Blog: Content writing and content strategy insights

Writing tip: Change your bad grammar habits

The word 'GRAMMAR' has a great capacity to frighten people. Many otherwise sensible people worry far too much about their grammar. As a rule, you're likely to make grammar mistakes for just three reasons:

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Writing tip: In presentations, 3 points is plenty

When preparing a presentation, whether of 5 or 50 minutes, be strict about structure. Successful presentations tend to have one theme, three sections.

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Writing tip: If you read and write for work, read for pleasure too

You may wonder why we sometimes mention fiction on this business blog.

Simple. If you write at work, you need to write clearly and efficiently, and reading is essential for honing any writer's skills and sensitivities.

Stephen King said, "If you don't have time to read, you don't have the time (or the tools) to write." He was talking to so-called creative writers, but the same rule applies to everyone who writes at work.

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The home office has no IT team: how to cope?

The home office has no IT team. At some point, that's an issue for everyone with a home office.

I use the waffly, kerfuffly gobbledegook cliche issue instead of problem, because it needn't be a problem. It's just part of the price we pay for the luxury of working at home.

If I wanted an IT team at my beck and call, I would work in a government department. Then I could say, "Hey Reuben, tell me what I'm doing wrong!" Problem solved.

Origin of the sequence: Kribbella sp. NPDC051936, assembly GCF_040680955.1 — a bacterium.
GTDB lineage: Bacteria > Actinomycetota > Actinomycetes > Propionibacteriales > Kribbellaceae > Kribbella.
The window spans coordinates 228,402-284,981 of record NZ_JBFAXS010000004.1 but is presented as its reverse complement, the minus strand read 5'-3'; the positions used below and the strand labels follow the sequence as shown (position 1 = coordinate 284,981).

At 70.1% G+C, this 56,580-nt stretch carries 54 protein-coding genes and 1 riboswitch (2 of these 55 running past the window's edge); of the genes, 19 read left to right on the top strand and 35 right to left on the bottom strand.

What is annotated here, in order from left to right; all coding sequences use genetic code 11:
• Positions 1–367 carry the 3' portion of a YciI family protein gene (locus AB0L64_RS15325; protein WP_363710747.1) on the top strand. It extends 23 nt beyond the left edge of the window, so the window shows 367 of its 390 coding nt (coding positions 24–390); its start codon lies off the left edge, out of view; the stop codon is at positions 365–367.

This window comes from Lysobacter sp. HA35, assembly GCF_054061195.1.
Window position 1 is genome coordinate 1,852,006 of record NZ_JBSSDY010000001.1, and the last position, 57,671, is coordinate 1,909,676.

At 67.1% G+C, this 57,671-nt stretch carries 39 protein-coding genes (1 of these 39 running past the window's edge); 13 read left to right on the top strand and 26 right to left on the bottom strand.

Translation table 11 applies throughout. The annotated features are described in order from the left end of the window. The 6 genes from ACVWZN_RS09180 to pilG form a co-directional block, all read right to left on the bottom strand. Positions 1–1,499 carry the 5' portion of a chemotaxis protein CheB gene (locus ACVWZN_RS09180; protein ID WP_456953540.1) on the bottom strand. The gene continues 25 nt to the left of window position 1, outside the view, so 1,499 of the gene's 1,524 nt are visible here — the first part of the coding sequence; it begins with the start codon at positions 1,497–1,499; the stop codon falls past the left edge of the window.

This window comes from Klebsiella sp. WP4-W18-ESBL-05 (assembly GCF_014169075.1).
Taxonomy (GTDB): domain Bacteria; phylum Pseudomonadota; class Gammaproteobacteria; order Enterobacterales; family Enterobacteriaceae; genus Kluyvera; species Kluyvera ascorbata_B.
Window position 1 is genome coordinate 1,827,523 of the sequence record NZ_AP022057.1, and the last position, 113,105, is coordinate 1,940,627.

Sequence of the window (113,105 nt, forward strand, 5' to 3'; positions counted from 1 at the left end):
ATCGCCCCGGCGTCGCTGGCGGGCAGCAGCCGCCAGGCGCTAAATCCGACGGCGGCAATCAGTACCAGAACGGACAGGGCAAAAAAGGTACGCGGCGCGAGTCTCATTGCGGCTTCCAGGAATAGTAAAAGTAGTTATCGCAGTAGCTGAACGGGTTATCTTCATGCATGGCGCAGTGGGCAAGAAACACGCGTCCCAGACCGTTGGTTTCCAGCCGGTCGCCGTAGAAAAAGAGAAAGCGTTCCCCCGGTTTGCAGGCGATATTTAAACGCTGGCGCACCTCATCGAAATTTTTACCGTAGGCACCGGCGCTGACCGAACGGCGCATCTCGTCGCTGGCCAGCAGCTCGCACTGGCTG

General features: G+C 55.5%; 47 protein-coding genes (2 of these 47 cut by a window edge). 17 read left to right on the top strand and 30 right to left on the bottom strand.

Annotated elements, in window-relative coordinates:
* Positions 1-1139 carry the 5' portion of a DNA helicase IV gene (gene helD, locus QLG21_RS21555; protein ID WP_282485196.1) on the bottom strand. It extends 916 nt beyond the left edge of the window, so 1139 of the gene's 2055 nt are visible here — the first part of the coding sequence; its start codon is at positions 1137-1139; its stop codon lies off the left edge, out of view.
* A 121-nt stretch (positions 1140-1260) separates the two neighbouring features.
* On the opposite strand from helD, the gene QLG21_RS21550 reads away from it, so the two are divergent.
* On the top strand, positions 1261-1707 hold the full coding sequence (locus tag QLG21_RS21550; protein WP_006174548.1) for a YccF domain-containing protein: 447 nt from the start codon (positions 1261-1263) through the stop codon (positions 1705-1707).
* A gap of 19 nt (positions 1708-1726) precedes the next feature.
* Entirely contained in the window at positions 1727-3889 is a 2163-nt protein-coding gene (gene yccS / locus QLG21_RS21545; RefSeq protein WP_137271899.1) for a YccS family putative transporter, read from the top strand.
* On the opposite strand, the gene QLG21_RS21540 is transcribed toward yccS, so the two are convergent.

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Contented Plain Language Objective Test: research-based and free

We've drawn up a 10-point objective test for plain language based on guidelines that are supported by research. You can share this list freely with anyone, and use it to test compliance. (Just acknowledge that created this test.)

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Web writing tip: Use keywords in headlines

Use keywords in headlines (often called headings). That's a basic rule of writing for the Web—and all other business writing.

Here's why.

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Cross-cultural communication: globalizing English web content

Kyoto path: cross cultural communication

A few years ago I went to a terrific seminar on cross-cultural communication. I was shocked to discover that only a few of the audience were from the business world. Why's that shocking? Because the topic is relevant to every web site—not just those for EFL teachers, ESL and ESOL teachers, refugees and immigrants.

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